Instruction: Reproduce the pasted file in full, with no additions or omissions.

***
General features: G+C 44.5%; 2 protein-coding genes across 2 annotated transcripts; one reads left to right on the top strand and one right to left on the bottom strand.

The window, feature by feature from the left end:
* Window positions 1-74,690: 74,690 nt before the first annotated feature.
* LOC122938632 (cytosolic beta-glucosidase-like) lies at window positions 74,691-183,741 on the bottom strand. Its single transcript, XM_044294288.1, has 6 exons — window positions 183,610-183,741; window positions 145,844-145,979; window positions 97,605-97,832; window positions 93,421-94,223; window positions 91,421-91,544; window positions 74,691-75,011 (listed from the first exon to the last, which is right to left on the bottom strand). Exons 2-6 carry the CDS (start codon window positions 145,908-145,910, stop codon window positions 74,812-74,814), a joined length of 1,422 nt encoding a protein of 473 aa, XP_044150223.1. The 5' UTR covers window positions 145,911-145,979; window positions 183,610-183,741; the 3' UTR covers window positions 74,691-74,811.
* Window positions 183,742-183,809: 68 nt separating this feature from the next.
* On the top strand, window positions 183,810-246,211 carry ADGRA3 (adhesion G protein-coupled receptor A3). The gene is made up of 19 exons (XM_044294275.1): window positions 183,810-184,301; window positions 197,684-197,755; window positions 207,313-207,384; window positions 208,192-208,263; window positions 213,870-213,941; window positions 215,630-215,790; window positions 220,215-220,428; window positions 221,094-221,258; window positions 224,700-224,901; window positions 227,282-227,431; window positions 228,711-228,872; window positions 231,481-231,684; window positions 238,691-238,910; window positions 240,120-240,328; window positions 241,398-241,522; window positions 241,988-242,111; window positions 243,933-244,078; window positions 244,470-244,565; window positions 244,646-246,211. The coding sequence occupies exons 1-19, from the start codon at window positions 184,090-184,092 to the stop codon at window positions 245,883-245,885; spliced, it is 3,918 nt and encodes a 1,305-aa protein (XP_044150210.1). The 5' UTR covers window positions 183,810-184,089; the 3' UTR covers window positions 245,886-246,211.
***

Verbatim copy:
General features: G+C 44.5%; 2 protein-coding genes across 2 annotated transcripts; one reads left to right on the top strand and one right to left on the bottom strand.

The window, feature by feature from the left end:
* Window positions 1-74,690: 74,690 nt before the first annotated feature.
* LOC122938632 (cytosolic beta-glucosidase-like) lies at window positions 74,691-183,741 on the bottom strand. Its single transcript, XM_044294288.1, has 6 exons — window positions 183,610-183,741; window positions 145,844-145,979; window positions 97,605-97,832; window positions 93,421-94,223; window positions 91,421-91,544; window positions 74,691-75,011 (listed from the first exon to the last, which is right to left on the bottom strand). Exons 2-6 carry the CDS (start codon window positions 145,908-145,910, stop codon window positions 74,812-74,814), a joined length of 1,422 nt encoding a protein of 473 aa, XP_044150223.1. The 5' UTR covers window positions 145,911-145,979; window positions 183,610-183,741; the 3' UTR covers window positions 74,691-74,811.
* Window positions 183,742-183,809: 68 nt separating this feature from the next.
* On the top strand, window positions 183,810-246,211 carry ADGRA3 (adhesion G protein-coupled receptor A3). The gene is made up of 19 exons (XM_044294275.1): window positions 183,810-184,301; window positions 197,684-197,755; window positions 207,313-207,384; window positions 208,192-208,263; window positions 213,870-213,941; window positions 215,630-215,790; window positions 220,215-220,428; window positions 221,094-221,258; window positions 224,700-224,901; window positions 227,282-227,431; window positions 228,711-228,872; window positions 231,481-231,684; window positions 238,691-238,910; window positions 240,120-240,328; window positions 241,398-241,522; window positions 241,988-242,111; window positions 243,933-244,078; window positions 244,470-244,565; window positions 244,646-246,211. The coding sequence occupies exons 1-19, from the start codon at window positions 184,090-184,092 to the stop codon at window positions 245,883-245,885; spliced, it is 3,918 nt and encodes a 1,305-aa protein (XP_044150210.1). The 5' UTR covers window positions 183,810-184,089; the 3' UTR covers window positions 245,886-246,211.